NINETEEN eighty-five has been declared, more or less officially, the 30th anniversary of the theatrical anti-institution called Off Broadway. It was in 1955 that the Village Voice -- a journalistic anti-institution -- first awarded ``Obies'' to the best Off Broadway achievements of the year. But Circle-in-the-Square was already producing Tennessee Williams's ``Summer and Smoke'' in 1952, and a case could be argued for making Off Broadway more like 70 years old, pushing its beginnings back to the days of the Provincetown Players in Greenwich Village, staging Eugene O'Neill's early one-act plays just after World War I.
Off Broadway is as hard to define geographically as it is chronologically. Greenwich Village more often than not has been its home. But Off Broadway productions have raised the curtain from one end of Manhattan to the other -- and, of course, on lots of stages without curtains at all.
If Off Broadway cannot be defined by time or place, how about repertoire? Alas, repertoire hardly clarifies things. What pigeonhole can contain, on the one hand, Ibsen, Chekhov, and Strindberg, and on the other hand, Brecht, Beckett, and Ionesco? Not to forget Edward Albee, Sam Shepard, and David Mamet.
Clearly, Off Broadway -- this staging ground of revivals, European avant-gardists, and native experimentalists -- is a state of mind.
There can be no exact demarcation of the ever-recurring impulse to restore to theater a certain playful exuberance -- to assert the primary value of fantasy over realism, to rip apart the well-made play in favor of antic improvisation, to use the theater to criticize not only the tame, false side of itself but the tame, false side of society.
Off Broadway put fire back in the theater, and some of that fire -- although domesticated and carried neatly on silver candlesticks, as it were -- found its way to Broadway and elsewhere. Dustin Hoffman, Carol Burnett, Al Pacino, Meryl Streep, and Larry Hagman are a few of the players who began in the black, 199-seat cellars of Off Broadway and made it to the gold-and-red-plush world of Broadway, and on to Hollywood. Brecht's ``Mother Courage'' and Ionesco's ``Rhinoceros'' even found angels to finance them on Broadway -- at least when these suddenly prestigious playwrights were reinforced by star names like Anne Bancroft and Zero Mostel on the marquee.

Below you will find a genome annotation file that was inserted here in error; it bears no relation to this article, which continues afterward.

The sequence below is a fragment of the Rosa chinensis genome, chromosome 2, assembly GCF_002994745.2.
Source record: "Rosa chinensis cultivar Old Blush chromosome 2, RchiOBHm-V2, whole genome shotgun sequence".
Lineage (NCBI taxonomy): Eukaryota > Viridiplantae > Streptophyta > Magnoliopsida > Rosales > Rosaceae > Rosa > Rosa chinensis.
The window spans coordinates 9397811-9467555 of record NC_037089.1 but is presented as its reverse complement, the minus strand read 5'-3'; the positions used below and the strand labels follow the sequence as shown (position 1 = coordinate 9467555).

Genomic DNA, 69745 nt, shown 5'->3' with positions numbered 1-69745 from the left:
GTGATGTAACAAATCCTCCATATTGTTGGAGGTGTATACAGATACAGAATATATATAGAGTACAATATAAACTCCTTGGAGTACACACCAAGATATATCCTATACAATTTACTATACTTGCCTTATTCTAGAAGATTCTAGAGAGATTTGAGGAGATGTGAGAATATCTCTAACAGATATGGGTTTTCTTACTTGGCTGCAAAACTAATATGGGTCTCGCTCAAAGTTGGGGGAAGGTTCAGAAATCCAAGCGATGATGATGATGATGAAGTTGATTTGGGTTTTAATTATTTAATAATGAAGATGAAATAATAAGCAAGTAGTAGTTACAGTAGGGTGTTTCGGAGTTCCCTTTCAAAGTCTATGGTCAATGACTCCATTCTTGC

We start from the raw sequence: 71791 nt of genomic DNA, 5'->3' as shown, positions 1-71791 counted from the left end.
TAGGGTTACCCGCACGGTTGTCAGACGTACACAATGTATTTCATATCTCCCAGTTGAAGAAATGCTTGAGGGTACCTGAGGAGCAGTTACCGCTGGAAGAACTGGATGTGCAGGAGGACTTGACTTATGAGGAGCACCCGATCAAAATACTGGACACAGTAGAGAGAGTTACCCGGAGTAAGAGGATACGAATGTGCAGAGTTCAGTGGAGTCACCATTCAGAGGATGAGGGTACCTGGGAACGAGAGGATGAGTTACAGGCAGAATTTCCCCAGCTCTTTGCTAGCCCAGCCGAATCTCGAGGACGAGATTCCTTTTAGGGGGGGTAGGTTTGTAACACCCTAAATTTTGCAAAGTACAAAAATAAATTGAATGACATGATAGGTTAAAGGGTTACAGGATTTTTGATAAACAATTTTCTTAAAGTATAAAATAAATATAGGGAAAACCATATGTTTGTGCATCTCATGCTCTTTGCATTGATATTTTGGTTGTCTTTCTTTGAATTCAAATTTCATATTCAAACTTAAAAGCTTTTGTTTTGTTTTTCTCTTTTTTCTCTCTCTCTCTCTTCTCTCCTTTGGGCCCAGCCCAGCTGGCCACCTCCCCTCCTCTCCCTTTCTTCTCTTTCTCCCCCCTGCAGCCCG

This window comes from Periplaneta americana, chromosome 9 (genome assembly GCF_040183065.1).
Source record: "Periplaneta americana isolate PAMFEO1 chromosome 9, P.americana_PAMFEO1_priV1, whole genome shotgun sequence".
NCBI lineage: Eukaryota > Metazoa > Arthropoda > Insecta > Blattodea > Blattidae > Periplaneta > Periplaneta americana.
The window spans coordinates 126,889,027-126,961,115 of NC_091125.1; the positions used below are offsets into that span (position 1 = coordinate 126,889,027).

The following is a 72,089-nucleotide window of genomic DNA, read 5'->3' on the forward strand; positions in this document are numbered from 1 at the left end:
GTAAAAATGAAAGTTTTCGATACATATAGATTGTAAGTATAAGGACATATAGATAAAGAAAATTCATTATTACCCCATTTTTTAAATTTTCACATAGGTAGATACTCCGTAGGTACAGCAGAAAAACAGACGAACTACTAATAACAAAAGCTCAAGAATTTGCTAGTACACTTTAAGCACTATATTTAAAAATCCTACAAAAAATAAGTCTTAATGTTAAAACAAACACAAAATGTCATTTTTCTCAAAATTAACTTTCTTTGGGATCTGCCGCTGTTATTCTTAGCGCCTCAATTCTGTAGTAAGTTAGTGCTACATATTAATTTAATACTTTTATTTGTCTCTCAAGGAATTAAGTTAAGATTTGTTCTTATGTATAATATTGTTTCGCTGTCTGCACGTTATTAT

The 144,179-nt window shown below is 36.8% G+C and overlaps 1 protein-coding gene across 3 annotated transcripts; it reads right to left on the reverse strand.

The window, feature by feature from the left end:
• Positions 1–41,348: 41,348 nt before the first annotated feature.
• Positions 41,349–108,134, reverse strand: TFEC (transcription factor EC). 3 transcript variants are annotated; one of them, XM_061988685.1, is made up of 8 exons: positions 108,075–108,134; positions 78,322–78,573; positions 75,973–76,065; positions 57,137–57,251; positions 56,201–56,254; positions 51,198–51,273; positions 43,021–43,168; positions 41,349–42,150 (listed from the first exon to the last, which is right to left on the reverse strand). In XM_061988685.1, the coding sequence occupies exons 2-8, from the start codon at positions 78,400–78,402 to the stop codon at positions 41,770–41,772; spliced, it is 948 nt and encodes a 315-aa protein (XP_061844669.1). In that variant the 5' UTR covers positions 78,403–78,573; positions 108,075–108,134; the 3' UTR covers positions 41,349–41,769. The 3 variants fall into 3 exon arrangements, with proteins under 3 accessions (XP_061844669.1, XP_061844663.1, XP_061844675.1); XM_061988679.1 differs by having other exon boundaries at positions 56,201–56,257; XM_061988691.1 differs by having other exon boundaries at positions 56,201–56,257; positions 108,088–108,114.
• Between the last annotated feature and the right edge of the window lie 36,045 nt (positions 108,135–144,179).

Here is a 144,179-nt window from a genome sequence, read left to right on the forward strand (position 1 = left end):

There is no saying how many regional theaters were founded on the premise of Off Broadway -- that an audience exists, craving more nourishment than conventional Broadway hits can provide.
It is customary, after praising Off Broadway for its invention, its honest anger, its salty wit, to deplore its pretentiousness, its sometimes-amateurish standards, its whimsical self-indulgence, its propensity to shock for shock's sake. All true -- on both sides of the case.
But in America the frontier justifies itself by its irresistible energy, and Off Broadway has been the frontier of the American theater.
Thirty years is a long time for a frontier to maintain its cutting edge.
About the time Off Broadway was beginning to become a force the drama critic Louis Kronenberger, looking at Broadway, complained that audiences of taste were abandoning theater for films.
One hears no end of laments today for the decline and fall of the theater. Broadway is reporting its worst season in a decade as ticket prices go up, the general quality of scripts goes down, and movie and television screens continue to make the stage seem as old-fashioned as . . . well, print. And some of the concern Kronenberger showed for Broadway is now directed toward Off Broadway as well.
But theater, like the perennially mourned-for novel, has deep roots and serves unique needs. As with the shadows on Plato's caves, we can live just so long with our electronic images and then we long for the drama that can be supplied only by human presence.
The strongest impressions of theater are as powerful as life itself. One theatergoer can remember an Off Off Broadway production of Pirandello's ``Henry IV'' -- in Cambridge, Mass., to be exact. The turns of character dazzled, like prisms reflected in a mirror. The dialogue elegantly skewered hypocrisy, with a passion. All aspects of the staging fixed that evening in the mind and heart as the most vivid -- the most real -- event of the theatergoer's 23rd year.
This power, inherent in all theater, may be dampened. But our need for it guarantees its revival, as it revived 30 years ago in the form of Off Broadway, putting the celebration back into the dramatic act.
Call it Off Off Off Broadway, or what you will. But in any event, bring on the next Pirandello for some other 23-year-old. Bring on the next little renaissance. A Wednesday and Friday column